BLM Camping Around Quartzsite and the Mysterious Blythe Intaglios

BLM camping Blythe intaglios

There is plenty of free and paid Bureau of Land Management campgrounds across Arizona and California, especially near Blythe and Quartzsite.

Typically, free BLM camping does not include amenities such as water, electric or sewer. You’ll be on your own, out in nature. On the other hand, there is typically a nominal cost to stay at a developed BLM campground, which may have water, a dump station and trash service.

An LTVA campground is for long term visitors and are perfect for full-time Rvers. For $180 you’ll get a pass that allows you to stay for 6 months, and that includes water, a dump station and trash service. There are free BLM campgrounds in the area too, that do not require an LTVA pass.


Bureau of Land Management LTVA Camping

La Posa West and La Posa North and South LTVA Campgrounds

You’ll need to purchase a long-term visitor pass to enjoy BLM RV camping here. But, you’ll have the convenience of water and a dump station nearby, as well as trash service. With the pass, you can stay at these campsites for up to 6-months.

La Posa Tyson Wash LTVA

Like the other LTVA areas in Quartzsite, you’ll need a long-term visitor’s pass. Also, there is water, a dump station, and a garbage service on-site.

Free Camping

Ehrenberg-Cibola Road: Here, you’ll find free BLM dispersed camping off of Ehrenberg-Cibola Road. There is no water and no facilities, so you’ll need to pack out your trash. Also, this area is suitable for larger RVs. There is also a 14-day stay limit.

Levee Road Dispersed Camping: This free BLM camping area is right along the Colorado River. However, spots for larger RVs are limited. There is no water or facilities here, and a 14-day stay limit. Please pack out your trash.

Scaddan Wash Free Camping: This free BLM camping area is off Dome Rock Road, between Quartzsite and Blythe. It’s wide open, level, and suitable for even the largest RVs. There are no facilities, no water, and be prepared to pack out your trash. Like most free BLM campsites, there is a 14-day limit.

Blythe Intaglio

The Blythe Intaglios

Long before settlers arrived to farm along the Colorado River, the native Mohave and Quechan people populated the region. There, at the foot of the Big Maria Mountains, they scratched large, mysterious geoglyphs into the ground. Dated between 450 and 2,000 years old, The Blythe Intaglios depict human figures, animals, and a spiral. The largest human figure measures 171 feet in length.

Researchers believe the geoglyphs formed the center of a ritual site. During antiquity, the people of the region performed Keruk, a pilgrimage in which they traveled to various geoglyphs to reenact their creation story. In addition to the Blythe Intaglios, there are approximately 60 such sites along the Colorado River.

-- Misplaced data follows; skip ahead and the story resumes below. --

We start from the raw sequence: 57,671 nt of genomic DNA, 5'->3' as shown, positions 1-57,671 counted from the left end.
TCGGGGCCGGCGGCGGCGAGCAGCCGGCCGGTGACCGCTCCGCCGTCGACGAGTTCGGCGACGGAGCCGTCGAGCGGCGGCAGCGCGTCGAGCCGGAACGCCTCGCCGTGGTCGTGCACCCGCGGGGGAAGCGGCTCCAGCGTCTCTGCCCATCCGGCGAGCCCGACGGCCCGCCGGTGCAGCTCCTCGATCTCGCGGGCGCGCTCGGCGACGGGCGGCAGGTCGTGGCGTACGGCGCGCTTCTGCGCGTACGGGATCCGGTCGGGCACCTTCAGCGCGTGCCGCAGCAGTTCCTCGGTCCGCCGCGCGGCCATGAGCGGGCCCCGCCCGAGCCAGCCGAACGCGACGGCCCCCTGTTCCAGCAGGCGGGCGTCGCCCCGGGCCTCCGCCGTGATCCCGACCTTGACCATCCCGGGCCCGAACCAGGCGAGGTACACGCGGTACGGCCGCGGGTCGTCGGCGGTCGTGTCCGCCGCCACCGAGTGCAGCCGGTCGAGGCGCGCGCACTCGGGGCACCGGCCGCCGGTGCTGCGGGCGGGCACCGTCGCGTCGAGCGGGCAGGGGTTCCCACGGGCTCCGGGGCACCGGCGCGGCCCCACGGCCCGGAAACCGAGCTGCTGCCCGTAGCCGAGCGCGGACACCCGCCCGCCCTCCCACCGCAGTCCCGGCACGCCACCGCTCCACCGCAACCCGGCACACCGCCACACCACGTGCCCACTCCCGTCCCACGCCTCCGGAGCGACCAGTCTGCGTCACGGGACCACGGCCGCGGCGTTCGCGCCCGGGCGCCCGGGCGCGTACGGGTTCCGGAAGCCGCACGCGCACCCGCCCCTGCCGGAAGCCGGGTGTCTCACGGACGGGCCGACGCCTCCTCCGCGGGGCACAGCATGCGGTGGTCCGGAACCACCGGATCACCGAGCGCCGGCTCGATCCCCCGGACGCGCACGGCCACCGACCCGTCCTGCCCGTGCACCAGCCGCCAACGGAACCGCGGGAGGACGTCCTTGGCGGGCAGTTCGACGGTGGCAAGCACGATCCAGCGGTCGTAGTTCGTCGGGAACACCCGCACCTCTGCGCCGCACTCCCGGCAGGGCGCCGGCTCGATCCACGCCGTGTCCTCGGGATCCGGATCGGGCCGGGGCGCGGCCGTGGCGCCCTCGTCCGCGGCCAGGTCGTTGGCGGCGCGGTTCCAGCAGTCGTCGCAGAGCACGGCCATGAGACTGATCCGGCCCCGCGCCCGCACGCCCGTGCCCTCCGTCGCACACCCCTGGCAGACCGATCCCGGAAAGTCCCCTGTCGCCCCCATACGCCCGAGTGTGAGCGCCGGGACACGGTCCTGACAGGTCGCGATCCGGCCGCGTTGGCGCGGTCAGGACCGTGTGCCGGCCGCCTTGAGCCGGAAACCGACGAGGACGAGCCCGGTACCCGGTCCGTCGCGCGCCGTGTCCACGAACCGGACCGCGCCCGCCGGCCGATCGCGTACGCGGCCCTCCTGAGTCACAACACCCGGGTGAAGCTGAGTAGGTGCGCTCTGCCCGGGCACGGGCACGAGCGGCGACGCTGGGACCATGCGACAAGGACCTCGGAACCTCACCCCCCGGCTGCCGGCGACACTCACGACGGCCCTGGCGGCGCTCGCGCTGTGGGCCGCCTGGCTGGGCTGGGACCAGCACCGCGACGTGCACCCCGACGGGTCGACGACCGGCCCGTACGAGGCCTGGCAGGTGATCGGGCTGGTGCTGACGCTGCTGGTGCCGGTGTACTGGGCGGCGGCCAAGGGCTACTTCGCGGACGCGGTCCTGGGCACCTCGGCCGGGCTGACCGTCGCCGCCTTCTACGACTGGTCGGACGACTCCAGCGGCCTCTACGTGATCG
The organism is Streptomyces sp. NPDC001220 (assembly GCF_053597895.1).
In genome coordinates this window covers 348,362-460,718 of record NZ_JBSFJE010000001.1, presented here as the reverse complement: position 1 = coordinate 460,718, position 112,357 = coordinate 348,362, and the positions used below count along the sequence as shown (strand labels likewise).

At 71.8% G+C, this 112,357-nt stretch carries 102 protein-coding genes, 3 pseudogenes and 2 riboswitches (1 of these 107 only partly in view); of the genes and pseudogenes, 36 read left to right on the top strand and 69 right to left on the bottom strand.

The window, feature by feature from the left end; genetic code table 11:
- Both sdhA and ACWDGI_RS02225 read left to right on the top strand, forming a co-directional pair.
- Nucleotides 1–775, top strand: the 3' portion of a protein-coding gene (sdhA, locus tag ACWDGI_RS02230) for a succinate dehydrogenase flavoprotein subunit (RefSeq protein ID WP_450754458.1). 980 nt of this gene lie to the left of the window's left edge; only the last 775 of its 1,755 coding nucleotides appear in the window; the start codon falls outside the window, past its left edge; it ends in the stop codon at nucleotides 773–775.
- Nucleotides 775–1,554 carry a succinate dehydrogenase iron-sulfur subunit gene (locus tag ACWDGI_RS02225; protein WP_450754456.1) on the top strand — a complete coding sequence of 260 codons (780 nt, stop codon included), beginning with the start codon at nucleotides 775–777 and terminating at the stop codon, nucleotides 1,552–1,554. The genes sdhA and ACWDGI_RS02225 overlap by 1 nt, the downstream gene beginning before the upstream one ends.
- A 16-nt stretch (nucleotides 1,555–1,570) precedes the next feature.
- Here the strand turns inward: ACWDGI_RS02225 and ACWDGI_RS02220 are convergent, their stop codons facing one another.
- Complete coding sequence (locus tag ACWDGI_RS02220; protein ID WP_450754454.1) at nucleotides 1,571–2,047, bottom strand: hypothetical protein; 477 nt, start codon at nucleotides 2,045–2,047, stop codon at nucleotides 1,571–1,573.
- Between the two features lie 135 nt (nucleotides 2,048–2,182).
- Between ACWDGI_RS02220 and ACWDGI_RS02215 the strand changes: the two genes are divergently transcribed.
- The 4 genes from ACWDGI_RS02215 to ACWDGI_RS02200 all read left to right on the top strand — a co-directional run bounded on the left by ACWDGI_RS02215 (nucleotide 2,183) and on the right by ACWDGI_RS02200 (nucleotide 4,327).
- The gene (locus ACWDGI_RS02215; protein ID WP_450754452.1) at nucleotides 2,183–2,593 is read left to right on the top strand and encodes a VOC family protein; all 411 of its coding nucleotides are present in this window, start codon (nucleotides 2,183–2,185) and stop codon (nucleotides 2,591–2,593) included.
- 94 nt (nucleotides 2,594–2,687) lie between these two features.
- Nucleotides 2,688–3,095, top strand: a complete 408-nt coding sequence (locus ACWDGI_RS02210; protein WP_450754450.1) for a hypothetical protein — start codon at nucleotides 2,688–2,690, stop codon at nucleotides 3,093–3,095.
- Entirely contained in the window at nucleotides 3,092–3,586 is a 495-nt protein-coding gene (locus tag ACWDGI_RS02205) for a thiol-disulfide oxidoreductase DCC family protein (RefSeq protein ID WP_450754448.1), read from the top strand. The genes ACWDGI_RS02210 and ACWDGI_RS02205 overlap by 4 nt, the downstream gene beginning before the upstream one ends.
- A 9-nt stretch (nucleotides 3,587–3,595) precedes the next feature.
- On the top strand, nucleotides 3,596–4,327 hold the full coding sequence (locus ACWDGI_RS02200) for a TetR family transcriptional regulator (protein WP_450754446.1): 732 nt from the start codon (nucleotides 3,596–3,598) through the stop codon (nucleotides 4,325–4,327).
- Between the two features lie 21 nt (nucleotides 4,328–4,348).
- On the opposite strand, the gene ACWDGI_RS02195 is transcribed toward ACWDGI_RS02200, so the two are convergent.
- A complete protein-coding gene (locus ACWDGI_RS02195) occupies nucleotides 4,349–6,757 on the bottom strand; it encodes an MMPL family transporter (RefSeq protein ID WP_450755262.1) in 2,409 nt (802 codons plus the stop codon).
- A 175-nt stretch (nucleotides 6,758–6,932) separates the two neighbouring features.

The first thing to remember is that this is a historical site, not a place to camp. The Blythe Intaglios are located around 15 miles north of Blythe, on US 95 near the intersection of I10. You can use these GPS coordinates to find the exact spot: 33.79963, -114.53018. Be prepared to drive down one or more dirt roads.


The Topock Maze or Mojave Maze

This is another Native American geoglyph around 100 miles south, near Needles, California. This site covers 18 acres.

In 1908, Edward Curtis, a photographer and ethnographer, reported that the Mohave Indians recently has used the site as a maze into which they could escape evil spirits. They believed that if they ran in and out through the maze, someone haunted by an evil spirit could confuse it, and thus elude it.

Other Things to Do and See

Hiking and Biking

The Quartzsite area has plenty of opportunities to hike and bike. Just strike out in any direction to admire the unusual desert flora and impressive rock formations. Everywhere you look, there is something interesting to explore.

Fishing and Boating

The nearby Colorado River presents an opportunity to fish and kayak. The best place to access the river is at Ehrenberg, or the Palo Verde Dam, about 10 miles north of Blythe. Here, you can catch catfish, crappie, carp, trout, and largemouth bass.

There are quite a few points along the Colorado River where you can also launch a kayak. Mayflower County Park in Blythe is a good place to launch your kayak, as well as the Riviera Blythe Marina and A-7, a Bureau of Land Management free camping area on the Arizona side of the Colorado River.

Wildlife Viewing

The entire region is great for wildlife viewing. You are likely to see jackrabbits, coyotes, ground squirrels, birds of prey, reptiles, and wild burros.

Also, it’s not unusual for coyotes to come into the BLM RV camping areas looking for scraps and handouts. The same goes for wild burros. While these animals can appear friendly, you need to be cautious; never leave your pets unattended outside.

Prospecting

If you have a metal detector, the area between Blythe and Quartzsite has old, abandoned gold mines. People have found nuggets amongst the slag piles of the abandoned mines. The Dome Rock Mountains between Blythe and Quartzsite is a well-known area to find gold, as well as the Plomosa Mountains east of Quartzsite. However, be careful not to stray onto the Colorado River Indian Reservation to the west, where prospecting is not allowed.


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